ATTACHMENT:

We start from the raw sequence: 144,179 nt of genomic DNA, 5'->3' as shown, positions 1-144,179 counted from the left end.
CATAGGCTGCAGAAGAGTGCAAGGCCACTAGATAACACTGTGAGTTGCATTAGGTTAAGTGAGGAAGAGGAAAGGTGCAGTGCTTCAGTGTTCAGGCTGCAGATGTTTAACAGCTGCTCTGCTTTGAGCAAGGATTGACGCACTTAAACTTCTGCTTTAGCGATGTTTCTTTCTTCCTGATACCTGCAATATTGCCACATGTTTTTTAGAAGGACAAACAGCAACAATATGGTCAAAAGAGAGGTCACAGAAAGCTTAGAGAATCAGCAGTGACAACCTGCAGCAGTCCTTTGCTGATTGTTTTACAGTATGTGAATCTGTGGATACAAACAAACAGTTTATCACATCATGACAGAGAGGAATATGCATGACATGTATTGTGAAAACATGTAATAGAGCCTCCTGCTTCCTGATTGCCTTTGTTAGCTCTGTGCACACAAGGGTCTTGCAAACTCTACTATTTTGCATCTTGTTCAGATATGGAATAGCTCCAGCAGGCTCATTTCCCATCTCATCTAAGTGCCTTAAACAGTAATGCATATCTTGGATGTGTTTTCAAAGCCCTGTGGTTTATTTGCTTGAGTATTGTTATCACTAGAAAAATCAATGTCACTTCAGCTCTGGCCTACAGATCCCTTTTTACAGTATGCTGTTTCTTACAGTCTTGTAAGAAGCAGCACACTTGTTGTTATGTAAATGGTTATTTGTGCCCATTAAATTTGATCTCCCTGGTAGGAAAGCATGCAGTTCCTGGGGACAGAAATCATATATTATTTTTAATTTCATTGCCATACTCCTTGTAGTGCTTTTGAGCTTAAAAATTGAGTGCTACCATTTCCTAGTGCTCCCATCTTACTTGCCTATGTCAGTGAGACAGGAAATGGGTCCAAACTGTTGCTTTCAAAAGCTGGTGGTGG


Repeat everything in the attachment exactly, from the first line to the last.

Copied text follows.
We start from the raw sequence: 144,179 nt of genomic DNA, 5'->3' as shown, positions 1-144,179 counted from the left end.
CATAGGCTGCAGAAGAGTGCAAGGCCACTAGATAACACTGTGAGTTGCATTAGGTTAAGTGAGGAAGAGGAAAGGTGCAGTGCTTCAGTGTTCAGGCTGCAGATGTTTAACAGCTGCTCTGCTTTGAGCAAGGATTGACGCACTTAAACTTCTGCTTTAGCGATGTTTCTTTCTTCCTGATACCTGCAATATTGCCACATGTTTTTTAGAAGGACAAACAGCAACAATATGGTCAAAAGAGAGGTCACAGAAAGCTTAGAGAATCAGCAGTGACAACCTGCAGCAGTCCTTTGCTGATTGTTTTACAGTATGTGAATCTGTGGATACAAACAAACAGTTTATCACATCATGACAGAGAGGAATATGCATGACATGTATTGTGAAAACATGTAATAGAGCCTCCTGCTTCCTGATTGCCTTTGTTAGCTCTGTGCACACAAGGGTCTTGCAAACTCTACTATTTTGCATCTTGTTCAGATATGGAATAGCTCCAGCAGGCTCATTTCCCATCTCATCTAAGTGCCTTAAACAGTAATGCATATCTTGGATGTGTTTTCAAAGCCCTGTGGTTTATTTGCTTGAGTATTGTTATCACTAGAAAAATCAATGTCACTTCAGCTCTGGCCTACAGATCCCTTTTTACAGTATGCTGTTTCTTACAGTCTTGTAAGAAGCAGCACACTTGTTGTTATGTAAATGGTTATTTGTGCCCATTAAATTTGATCTCCCTGGTAGGAAAGCATGCAGTTCCTGGGGACAGAAATCATATATTATTTTTAATTTCATTGCCATACTCCTTGTAGTGCTTTTGAGCTTAAAAATTGAGTGCTACCATTTCCTAGTGCTCCCATCTTACTTGCCTATGTCAGTGAGACAGGAAATGGGTCCAAACTGTTGCTTTCAAAAGCTGGTGGTGG